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27 April 2000 GPR antenna position and orientation estimation using strapdown inertial navigation
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Proceedings Volume 4084, Eighth International Conference on Ground Penetrating Radar; (2000) https://doi.org/10.1117/12.383486
Event: 8th International Conference on Ground Penetrating Radar, 2000, Gold Coast, Australia
Abstract
This paper discusses the possible use of strapdown inertial navigation for real-time ground penetrating radar (GPR) antenna position and orientation estimation along arbitrary three-dimensional acquisition lines. Strapdown inertial navigation theory has been studied extensively in the literature for aircraft, missile and space navigation. Here, we give an overview of the theory as it applies to the antenna position and orientation problem. This includes the definition of the relevant coordinate frames and attitude parameters, a discussion of the measured acceleration and angular velocity, and a description of the four primary computational tasks pertinent to strapdown inertial navigation. These are the initial alignment of the system, the integration of angular velocity into attitude (attitude updating), the acceleration transformation and integration into velocity (velocity updating) and the integration of velocity into position (position updating). The key elements of using a low-grade versus a high-grade inertial measurement unit (IMU) are pointed out. The actual performance of a commercially available low-grade IMU is evaluated based on a series of navigation experiments. The experimental results show that the tested IMU is far from being accurate enough for completely self-contained antenna positioning and that the precise calibration for scale factors, biases and axis misalignments is vital. The observed orientation accuracy (error of less than 1 degree after 60 seconds) suggests the integration of the tested IMU with odometry, extending the applicability of the latter to environments with topography or where changing of the profile direction due to obstacles is necessary. Another possible use of low-grade IMUs might be for more sophisticated 'rubber sheeting' techniques.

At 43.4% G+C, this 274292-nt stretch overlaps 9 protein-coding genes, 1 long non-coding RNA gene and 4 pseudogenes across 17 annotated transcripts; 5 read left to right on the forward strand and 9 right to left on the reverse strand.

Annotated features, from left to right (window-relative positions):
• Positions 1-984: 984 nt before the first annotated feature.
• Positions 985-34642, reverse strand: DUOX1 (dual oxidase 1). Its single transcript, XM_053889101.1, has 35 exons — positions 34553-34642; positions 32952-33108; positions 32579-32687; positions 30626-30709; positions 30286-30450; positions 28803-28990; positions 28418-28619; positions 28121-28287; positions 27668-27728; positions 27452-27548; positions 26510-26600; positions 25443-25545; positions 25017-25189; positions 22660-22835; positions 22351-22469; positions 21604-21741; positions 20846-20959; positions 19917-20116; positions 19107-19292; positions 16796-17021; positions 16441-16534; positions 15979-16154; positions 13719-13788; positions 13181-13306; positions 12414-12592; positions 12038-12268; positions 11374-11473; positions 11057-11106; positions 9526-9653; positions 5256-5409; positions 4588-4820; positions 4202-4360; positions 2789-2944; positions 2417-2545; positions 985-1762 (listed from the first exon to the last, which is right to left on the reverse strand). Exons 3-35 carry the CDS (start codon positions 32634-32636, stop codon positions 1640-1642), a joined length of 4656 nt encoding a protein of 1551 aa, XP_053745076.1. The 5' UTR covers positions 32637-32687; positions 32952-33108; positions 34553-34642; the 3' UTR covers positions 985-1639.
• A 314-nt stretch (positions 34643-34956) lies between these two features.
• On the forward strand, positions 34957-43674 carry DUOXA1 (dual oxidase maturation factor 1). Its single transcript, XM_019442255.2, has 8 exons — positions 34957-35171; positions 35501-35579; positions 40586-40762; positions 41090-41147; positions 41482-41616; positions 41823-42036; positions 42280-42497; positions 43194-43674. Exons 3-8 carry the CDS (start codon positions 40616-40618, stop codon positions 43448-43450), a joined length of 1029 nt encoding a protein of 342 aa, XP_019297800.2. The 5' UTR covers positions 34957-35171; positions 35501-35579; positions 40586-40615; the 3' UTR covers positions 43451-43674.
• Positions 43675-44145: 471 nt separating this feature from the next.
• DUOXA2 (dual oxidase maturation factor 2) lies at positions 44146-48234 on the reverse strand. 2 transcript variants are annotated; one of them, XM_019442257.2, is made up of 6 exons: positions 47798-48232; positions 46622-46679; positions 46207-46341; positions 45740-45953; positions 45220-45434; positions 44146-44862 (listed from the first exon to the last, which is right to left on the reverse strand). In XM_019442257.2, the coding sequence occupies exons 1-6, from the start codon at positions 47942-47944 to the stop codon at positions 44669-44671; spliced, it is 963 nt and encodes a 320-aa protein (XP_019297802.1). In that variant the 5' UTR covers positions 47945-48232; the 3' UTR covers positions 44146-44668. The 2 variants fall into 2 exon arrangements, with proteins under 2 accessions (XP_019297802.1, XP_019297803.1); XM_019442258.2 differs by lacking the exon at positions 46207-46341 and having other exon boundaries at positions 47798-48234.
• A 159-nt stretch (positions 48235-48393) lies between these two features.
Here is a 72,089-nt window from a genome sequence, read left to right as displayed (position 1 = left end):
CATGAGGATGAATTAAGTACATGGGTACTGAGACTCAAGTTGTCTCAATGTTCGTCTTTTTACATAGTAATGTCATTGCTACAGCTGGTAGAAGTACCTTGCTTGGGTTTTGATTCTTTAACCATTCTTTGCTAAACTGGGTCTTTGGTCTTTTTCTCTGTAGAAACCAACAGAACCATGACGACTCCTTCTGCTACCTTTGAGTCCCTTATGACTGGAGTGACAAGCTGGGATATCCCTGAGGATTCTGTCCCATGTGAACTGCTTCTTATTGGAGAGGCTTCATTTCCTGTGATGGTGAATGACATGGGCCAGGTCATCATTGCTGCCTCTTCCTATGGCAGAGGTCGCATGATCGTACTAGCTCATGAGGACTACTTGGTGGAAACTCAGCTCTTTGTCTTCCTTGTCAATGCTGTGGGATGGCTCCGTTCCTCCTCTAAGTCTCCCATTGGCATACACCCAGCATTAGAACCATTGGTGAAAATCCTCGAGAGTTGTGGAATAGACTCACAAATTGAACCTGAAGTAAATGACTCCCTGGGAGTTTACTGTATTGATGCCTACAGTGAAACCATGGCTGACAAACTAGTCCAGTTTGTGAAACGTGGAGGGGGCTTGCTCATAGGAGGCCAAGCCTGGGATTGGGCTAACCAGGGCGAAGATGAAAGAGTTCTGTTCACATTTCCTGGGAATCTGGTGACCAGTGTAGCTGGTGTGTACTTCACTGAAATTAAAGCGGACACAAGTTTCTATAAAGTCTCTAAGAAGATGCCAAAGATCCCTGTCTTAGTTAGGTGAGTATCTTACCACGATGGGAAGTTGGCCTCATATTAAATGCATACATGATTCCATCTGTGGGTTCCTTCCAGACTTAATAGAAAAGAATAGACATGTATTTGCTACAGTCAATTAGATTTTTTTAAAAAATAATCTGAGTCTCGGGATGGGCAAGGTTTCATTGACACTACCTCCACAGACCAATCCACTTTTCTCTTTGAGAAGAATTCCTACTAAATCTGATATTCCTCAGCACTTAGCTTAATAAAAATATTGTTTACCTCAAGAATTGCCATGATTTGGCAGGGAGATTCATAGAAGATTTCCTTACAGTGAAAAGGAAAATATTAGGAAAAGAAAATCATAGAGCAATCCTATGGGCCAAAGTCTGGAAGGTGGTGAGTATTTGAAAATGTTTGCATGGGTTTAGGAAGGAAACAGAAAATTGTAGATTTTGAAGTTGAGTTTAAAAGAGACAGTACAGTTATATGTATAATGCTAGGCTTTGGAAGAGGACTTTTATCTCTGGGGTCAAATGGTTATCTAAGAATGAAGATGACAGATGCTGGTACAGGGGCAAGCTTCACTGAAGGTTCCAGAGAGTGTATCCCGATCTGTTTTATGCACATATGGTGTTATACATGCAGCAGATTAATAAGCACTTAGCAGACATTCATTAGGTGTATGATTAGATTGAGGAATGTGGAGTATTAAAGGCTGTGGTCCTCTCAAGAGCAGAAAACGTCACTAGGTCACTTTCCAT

© (2000) COPYRIGHT Society of Photo-Optical Instrumentation Engineers (SPIE). Downloading of the abstract is permitted for personal use only.
Friedrich Roth and Gary R. Olhoeft "GPR antenna position and orientation estimation using strapdown inertial navigation", Proc. SPIE 4084, Eighth International Conference on Ground Penetrating Radar, (27 April 2000); https://doi.org/10.1117/12.383486
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